Monday, February 22, 2010
English Gingerbread Cake
I learned a huge lesson: never EVER admit it's a free choice week when asked which cake is being baked from Rose's Heavenly Cakes book. Rose's book suddenly turned into a tempting dessert cart.
And I struggled as well, reading through the list Marie baked before my book arrived. I hadn't realized she made so many, especially the Chocolate Raspberry Trifle which I've been eagerly wanting to make since first opening the book and landed on the picture. Trouble for me really started when HCB'ers posted their choices. It further added to my indecision; they all looked and sounded delectable.
I searched for something light, whilst fending off pleas for cheesecake, and leaned towards the Red Fruit Shortcake. It's a good thing the bakery supply store is closed on Mondays because I have my eye on a -don't read this Marie- Nordicware berry basket pan for shortcakes. But then, my eldest granddaughter jumped up and down with excitement, squealing "Make the cake that failed because the oven broke. It was the best."
Ah, yes, that would be the Gingerbread fiasco.....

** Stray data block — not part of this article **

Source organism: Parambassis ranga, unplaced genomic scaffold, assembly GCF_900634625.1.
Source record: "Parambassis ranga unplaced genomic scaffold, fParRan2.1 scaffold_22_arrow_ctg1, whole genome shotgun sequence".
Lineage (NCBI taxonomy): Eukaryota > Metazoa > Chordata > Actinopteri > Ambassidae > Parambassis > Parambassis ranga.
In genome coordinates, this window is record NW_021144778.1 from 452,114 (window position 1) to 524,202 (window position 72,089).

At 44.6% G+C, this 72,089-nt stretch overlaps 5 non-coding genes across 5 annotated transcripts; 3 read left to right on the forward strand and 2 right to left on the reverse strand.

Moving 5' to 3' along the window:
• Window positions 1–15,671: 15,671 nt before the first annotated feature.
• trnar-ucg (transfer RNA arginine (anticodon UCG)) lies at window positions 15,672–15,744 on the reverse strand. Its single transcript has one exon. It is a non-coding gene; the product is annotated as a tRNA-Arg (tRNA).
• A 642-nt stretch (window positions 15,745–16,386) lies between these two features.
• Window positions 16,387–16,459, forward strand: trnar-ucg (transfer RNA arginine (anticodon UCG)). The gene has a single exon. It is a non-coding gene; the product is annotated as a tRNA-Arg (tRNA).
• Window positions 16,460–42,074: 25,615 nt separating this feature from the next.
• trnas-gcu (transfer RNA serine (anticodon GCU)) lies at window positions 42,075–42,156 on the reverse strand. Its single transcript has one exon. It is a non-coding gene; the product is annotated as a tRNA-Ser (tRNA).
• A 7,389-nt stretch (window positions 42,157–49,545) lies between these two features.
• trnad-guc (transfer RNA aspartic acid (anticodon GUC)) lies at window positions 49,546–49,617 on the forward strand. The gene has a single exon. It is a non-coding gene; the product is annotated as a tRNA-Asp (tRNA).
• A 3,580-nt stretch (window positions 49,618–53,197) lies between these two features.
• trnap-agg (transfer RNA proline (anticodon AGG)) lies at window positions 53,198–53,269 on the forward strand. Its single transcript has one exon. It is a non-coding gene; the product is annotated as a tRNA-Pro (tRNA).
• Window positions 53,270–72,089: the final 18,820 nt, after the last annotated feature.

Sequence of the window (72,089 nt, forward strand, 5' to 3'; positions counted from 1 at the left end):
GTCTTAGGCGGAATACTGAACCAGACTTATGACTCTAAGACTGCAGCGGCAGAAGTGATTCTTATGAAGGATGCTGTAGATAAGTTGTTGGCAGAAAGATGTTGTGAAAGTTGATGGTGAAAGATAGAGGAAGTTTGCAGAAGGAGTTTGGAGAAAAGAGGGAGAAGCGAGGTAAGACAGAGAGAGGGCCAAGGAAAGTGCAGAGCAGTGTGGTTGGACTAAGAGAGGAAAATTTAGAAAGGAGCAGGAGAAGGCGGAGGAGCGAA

Thus began my second attempt at English Gingerbread Cake. As before, it is quite a simple cake to make, probably the simplest one in Rose's book.
But for the love of all things holy and true, can someone please explain to me the secret for mixing in flour ingredients by hand without annoying little white puffs exploding just when the batter teases it has been sufficiently mixed?
Where are those Two Fat Women that Raymond speaks of? I need help. This happens whenever folding is required and the KitchenAid is forbidden.
I opted for the mini bundt Nordicware pan as I figure they will be easier to give away. I still am paying the piper for the decadent chocolate confections consumed over Valentine's Day. The kids love "painting" cakes and always line up to help. These were much better coming out of an oven that actually heated vs only broiling.
Notice the baking attire-apron with a princess cape. Very difficult to measure when one's pink measuring cups are in the hands of a three year old who claims all things pink as her own.
See? SEE? SEEEEEE????? Blasted white flour puffs taunting and mocking......